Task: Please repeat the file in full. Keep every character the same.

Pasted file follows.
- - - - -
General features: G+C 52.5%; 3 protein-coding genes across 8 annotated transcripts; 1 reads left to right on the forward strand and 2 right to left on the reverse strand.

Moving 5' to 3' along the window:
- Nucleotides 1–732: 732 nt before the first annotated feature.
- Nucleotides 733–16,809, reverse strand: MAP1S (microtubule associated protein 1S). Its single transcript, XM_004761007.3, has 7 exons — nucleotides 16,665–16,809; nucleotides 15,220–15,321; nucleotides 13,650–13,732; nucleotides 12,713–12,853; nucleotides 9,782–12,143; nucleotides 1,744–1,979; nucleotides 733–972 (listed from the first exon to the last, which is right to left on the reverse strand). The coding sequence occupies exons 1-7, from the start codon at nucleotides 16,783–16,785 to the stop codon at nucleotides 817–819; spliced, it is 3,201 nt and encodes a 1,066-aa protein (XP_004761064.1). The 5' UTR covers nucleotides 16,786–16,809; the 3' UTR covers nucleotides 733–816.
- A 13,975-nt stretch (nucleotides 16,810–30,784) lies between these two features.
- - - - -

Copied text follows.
General features: G+C 52.5%; 3 protein-coding genes across 8 annotated transcripts; 1 reads left to right on the forward strand and 2 right to left on the reverse strand.

Moving 5' to 3' along the window:
- Nucleotides 1–732: 732 nt before the first annotated feature.
- Nucleotides 733–16,809, reverse strand: MAP1S (microtubule associated protein 1S). Its single transcript, XM_004761007.3, has 7 exons — nucleotides 16,665–16,809; nucleotides 15,220–15,321; nucleotides 13,650–13,732; nucleotides 12,713–12,853; nucleotides 9,782–12,143; nucleotides 1,744–1,979; nucleotides 733–972 (listed from the first exon to the last, which is right to left on the reverse strand). The coding sequence occupies exons 1-7, from the start codon at nucleotides 16,783–16,785 to the stop codon at nucleotides 817–819; spliced, it is 3,201 nt and encodes a 1,066-aa protein (XP_004761064.1). The 5' UTR covers nucleotides 16,786–16,809; the 3' UTR covers nucleotides 733–816.
- A 13,975-nt stretch (nucleotides 16,810–30,784) lies between these two features.